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Black History Month: a celebration, but also a stark reminder of change still needed

Our chief executive blogs on the stark reminders of the inequalities that exist within society, how they manifest in our sector and the work we're doing to create more access and greater opportunities.

12th November 2021

by Tim Hollingsworth
Chief executive, Sport England

Like many organisations committed to creating a more inclusive and diverse society – and particularly to tackle the challenges of racism and racial inequality – Sport England gave significant focus in October to Black History Month.    

During the period it was encouraging to see many positive and inspiring stories being told. It was an excellent platform to learn and discover more about the contributions Black people have made – especially in the sport and physical activity sector – over many generations. 

At Sport England, we used the month as a time for reflection and an opportunity to listen to the Black community and hear first-hand about the journey different groups have been on. 

I was especially grateful to the Black Swimming Association, who explained their work and set out their strategy in a powerful blog on our website. Their undertaking and activity is transforming lives, and reminds us of how investment and positive action in sport and physical activity makes a real difference to communities.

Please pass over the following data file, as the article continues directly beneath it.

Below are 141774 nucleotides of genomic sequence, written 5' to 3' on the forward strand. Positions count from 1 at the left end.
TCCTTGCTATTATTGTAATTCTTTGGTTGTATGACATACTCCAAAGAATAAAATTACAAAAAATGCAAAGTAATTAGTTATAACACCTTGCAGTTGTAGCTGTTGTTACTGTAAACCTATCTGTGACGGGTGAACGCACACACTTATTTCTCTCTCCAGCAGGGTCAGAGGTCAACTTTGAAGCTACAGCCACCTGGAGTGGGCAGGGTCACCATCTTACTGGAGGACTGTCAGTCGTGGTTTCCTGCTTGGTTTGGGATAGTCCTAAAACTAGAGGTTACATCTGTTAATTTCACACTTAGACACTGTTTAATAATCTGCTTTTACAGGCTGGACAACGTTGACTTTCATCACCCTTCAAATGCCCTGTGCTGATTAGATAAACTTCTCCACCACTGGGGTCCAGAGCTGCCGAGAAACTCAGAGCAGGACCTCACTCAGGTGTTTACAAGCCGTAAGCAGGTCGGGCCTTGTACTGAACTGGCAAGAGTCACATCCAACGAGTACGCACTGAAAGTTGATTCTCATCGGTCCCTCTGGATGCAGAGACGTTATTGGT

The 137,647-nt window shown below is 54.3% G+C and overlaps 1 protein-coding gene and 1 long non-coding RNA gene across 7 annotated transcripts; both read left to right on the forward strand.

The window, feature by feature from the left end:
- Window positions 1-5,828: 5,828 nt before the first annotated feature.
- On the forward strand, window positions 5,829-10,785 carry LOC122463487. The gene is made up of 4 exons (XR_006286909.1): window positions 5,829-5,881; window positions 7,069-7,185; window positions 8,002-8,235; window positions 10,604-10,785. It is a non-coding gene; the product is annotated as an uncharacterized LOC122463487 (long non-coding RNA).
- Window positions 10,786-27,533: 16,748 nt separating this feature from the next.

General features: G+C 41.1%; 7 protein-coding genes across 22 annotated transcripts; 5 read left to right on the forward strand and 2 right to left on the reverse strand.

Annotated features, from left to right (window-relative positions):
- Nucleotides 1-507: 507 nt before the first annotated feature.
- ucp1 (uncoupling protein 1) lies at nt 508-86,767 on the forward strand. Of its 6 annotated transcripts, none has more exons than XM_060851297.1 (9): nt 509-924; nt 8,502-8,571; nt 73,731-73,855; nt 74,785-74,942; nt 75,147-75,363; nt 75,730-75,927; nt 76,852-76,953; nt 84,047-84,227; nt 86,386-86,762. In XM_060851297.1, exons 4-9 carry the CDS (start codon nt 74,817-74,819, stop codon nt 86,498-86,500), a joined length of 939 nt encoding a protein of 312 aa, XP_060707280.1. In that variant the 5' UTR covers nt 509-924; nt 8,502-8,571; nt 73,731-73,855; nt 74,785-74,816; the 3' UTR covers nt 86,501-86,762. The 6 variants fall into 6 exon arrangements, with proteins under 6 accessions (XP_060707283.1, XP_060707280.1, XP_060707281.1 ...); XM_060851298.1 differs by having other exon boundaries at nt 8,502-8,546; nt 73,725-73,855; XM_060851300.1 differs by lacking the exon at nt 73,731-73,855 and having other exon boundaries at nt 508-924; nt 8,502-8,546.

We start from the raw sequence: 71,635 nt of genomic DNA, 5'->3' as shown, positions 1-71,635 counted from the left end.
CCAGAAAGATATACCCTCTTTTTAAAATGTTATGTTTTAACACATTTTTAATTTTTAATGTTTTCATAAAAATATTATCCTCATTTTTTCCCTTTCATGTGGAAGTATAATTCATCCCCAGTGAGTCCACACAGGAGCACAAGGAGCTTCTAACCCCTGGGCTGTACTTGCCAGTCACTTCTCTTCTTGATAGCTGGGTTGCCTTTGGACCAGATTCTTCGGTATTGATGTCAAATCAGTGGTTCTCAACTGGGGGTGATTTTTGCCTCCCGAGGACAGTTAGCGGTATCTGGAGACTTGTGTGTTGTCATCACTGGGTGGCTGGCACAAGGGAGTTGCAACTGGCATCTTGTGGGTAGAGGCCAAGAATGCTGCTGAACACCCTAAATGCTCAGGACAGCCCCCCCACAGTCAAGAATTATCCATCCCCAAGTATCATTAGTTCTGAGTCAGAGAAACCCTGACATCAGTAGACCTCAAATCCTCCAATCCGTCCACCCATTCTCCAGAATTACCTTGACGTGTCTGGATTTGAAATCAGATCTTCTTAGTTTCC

However, as well as being a celebration, the month also provided a stark reminder of the inequalities that exist within society, and how they manifest in our sector. These challenges make it difficult for many Black people to enjoy the benefits associated with being active that lots of us take for granted.

Active Lives Adult Survey

Last month, we published our latest Active Lives Adult Survey report that provided further evidence of the impact coronavirus (Covid-19) has had on physical activity levels in England.   

It showed that everyone has been impacted in some way by the restrictions designed to stop the spread of the virus, but that certain groups and demographics have been hit harder than others.    

Unfortunately, but predictably, it showed that Black and other minority ethnic adults have been hit hardest. I urge you to read Lisa O’Keefe’s latest blog which looks at the numbers in detail and considers some of the reasons behind them. 

Since then, of course, we’ve had high profile and jarring reminders of the negative impact racism can have on the very fabric of sport.

Yorkshire County Cricket Club

The way Yorkshire County Cricket Club responded to Azeem Rafiq’s complaints, and then handled the wider challenges that followed, has been appalling. It is a positive move that Lord Kamlesh Patel has now taken over the Chair. He has started to right some of the wrongs, but clearly there is much more change and reform that must follow.

And no-one should underestimate the size of the task, especially regaining the trust of the communities and individuals impacted.    

The England and Wales Cricket Board has also, quite rightly, come out and said they will deal with the governance issues at the county. It’s important that – while due process must be followed – once completed they take swift, robust and appropriate action.